I have watched at least twice while Rashid gets an owner to actually sit on their horse for the first time. Usually on the second day of a clinic, as this year in Hampshire. Because of the preparation long lining and tacked up in preparation, it has always looked simple - and is very similar to the approach of Michael Peace - and there is video of Peace backing (first time sitting on) a horse.

In America and in the old days in Scotland, young horses learned a lot of their work by going out with their mothers, We watched a 4th July parade where several foals (I dont know the terminology) were out in the Parade at their mother's side if the mother was drawing a float or being ridden by a participant. And foal used to go out with their mother when the mother was ploughing in Scotland. The horses learned like that. So on a working ranch or in a trail ride centre it would make sense to work the young horses - as they will be in company with other horses from whom they will learn. But equally in the Colorado mountains where Rashid comes from the winters are very hard and the horses are taken lower down the valley and turned out for winter, so there is no work for part of the year.
 
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KP nut

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Thanks @Skib
I know MR never rushes backing and refuses to do colt starting clinics.
http://www.markrashid.com/semantics.htm

I followed his broad approach in backing Cally - long reining, lungeing, tack, lungeing in tack, backing and that whole process took 7 weeks and was stress free throughout.

It's the 'what next' bit I am wondering about. He does not, as far as i can tell, then spend another year to 18 months 'bringing them on', nor have I ever heard or read that he turns them away after backing. He gives his whole herd a break from time to time but that's not specifically the 'turn away so brain can absorb backing' process that is so common here.

Of course all horses are wherever they are on their stage of training and the journey is never complete. But I view Cally and Zak very differently. If Zak struggles with bend or balance in canter I just work on that. If Cally struggles, eg with steering, I see it all through a 'she's a baby' filter and perhaps I expect less of her than she could happily give.

Cally herself appears mentally completely relaxed and happy. She is unbalanced still as you'd expect, but she absorbs new experiences with total equanimity. She had never been plaited up before the birthday party (see other thread) and responded to it by falling asleep! I can't really see a reason for turning her away. She is only worked about 3 times a week anyway so I'm sure her brain can absorb as it goes along! but I know turning away is popular, so I was wondering what others do/plan to do and why. @orbvalley 's new pony is being professionally backed and from her thread will be w/t/c/steer/hack out within a month. That seems a pretty standard time-frame if you send your pony away for backing. I know people who have sent their pony away for just 2 weeks and come back having already begun w/t/c. On the other hand, @Wally says he won;t be cantering this year but will be mainly walking in straight lines.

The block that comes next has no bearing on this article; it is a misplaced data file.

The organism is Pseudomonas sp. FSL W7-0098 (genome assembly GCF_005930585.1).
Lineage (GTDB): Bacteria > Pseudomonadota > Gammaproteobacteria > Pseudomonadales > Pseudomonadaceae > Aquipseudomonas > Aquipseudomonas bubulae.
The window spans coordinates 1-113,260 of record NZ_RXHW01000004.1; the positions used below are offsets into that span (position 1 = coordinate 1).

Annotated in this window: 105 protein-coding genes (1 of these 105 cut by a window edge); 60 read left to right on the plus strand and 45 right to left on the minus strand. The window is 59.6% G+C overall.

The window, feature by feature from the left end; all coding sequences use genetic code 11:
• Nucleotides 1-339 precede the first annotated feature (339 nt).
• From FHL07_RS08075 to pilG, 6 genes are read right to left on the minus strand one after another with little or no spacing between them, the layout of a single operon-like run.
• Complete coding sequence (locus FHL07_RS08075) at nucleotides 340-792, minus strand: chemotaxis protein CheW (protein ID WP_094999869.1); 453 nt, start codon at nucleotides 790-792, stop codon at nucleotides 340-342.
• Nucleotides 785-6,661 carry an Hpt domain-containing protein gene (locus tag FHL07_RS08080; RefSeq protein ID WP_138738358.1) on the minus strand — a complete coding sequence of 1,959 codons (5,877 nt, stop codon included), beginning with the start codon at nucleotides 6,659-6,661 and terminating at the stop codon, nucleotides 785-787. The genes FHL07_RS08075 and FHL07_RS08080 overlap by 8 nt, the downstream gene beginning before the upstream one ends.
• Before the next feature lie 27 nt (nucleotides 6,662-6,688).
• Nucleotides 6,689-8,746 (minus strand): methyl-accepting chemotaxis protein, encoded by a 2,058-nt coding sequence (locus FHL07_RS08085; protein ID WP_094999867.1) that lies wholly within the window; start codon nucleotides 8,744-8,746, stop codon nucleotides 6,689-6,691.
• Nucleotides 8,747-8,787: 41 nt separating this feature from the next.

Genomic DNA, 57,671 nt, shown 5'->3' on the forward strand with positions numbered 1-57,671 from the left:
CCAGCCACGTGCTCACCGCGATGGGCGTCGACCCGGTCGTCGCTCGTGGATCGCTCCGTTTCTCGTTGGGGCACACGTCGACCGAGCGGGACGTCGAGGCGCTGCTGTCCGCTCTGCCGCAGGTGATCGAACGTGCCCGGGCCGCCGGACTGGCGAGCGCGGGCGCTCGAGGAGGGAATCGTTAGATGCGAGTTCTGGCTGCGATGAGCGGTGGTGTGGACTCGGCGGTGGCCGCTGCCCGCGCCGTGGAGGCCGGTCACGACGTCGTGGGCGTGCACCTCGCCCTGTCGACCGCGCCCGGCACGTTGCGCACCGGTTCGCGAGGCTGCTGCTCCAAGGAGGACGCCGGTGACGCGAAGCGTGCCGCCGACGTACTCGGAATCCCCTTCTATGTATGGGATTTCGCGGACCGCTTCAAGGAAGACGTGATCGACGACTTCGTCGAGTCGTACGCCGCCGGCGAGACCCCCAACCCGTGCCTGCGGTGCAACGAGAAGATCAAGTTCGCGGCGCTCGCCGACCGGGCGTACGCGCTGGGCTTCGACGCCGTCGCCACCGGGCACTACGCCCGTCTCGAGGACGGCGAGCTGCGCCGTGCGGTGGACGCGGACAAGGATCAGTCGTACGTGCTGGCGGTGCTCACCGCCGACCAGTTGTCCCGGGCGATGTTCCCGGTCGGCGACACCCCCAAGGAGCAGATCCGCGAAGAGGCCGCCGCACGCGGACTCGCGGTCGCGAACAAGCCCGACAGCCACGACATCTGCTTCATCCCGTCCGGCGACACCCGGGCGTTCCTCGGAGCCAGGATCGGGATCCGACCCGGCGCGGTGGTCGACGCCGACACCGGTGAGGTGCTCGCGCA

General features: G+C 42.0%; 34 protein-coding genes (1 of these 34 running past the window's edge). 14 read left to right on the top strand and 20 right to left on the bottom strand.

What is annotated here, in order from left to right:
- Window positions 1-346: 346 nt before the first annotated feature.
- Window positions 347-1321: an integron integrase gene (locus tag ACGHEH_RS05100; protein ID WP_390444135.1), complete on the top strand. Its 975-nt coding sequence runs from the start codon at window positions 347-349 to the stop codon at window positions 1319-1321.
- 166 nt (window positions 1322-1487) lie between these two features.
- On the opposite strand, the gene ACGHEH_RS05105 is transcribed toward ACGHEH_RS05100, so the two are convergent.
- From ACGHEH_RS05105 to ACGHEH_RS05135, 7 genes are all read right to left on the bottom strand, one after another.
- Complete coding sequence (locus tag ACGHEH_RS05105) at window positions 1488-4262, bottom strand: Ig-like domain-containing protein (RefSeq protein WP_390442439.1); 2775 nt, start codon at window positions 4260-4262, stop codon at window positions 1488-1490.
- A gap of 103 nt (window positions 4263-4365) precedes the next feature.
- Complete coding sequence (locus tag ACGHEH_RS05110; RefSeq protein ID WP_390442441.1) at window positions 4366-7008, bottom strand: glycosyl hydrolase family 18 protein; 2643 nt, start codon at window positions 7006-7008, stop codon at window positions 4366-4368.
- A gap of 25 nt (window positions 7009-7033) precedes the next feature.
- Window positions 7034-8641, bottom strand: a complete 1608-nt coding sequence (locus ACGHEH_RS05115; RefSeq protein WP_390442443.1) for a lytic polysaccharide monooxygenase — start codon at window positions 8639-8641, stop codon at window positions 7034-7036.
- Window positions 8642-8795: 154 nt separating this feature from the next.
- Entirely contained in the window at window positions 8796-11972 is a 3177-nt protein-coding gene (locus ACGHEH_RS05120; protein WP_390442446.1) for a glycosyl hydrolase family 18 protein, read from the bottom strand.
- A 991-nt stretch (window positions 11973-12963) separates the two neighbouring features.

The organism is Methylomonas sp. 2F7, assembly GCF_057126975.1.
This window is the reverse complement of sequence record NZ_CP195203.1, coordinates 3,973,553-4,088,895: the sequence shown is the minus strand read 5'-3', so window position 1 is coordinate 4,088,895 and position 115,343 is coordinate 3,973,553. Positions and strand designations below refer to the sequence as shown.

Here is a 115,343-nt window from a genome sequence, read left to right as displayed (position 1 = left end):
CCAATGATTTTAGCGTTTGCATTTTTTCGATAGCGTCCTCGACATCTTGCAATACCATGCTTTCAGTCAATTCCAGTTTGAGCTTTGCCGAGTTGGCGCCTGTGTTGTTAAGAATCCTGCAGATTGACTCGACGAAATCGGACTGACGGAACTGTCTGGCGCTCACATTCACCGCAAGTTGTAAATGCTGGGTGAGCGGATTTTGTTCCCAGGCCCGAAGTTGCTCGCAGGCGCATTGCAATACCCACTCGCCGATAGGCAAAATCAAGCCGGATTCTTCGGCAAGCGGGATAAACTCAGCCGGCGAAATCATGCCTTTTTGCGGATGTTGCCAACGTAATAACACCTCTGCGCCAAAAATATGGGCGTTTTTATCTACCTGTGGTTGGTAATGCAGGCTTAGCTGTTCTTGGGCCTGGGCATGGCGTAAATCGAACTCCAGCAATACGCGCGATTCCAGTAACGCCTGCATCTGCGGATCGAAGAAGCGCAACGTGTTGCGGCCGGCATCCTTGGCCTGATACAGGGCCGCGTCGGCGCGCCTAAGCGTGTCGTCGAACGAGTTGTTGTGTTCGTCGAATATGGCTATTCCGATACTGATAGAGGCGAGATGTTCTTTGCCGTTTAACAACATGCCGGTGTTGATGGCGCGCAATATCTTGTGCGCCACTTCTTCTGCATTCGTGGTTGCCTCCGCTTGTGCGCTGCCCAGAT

I am sure there is no definitive right or wrong and it will depend on 1000 factors, But it is striking how differently it is done from person to person and country to country and I was wondering what to make of it all! In particular the turning away question.
 

tikkitti

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@KP nut, although Im not sure about MR our local NH trainer does give her horses consolidation breaks and will send them home for a month or more, she doesn't rush things and gets fantastic results. She has worked alongside Buck Brannaman and is a experienced trainer.x
 

tikkitti

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Also my dales was broken at 4.5 so I don't plan of turning him away although will just continue light work, short bursts of schooling throughout summer and take things as they come, if things go to plan by next summer he will be ready be out there doing a bit.x
 

orbvalley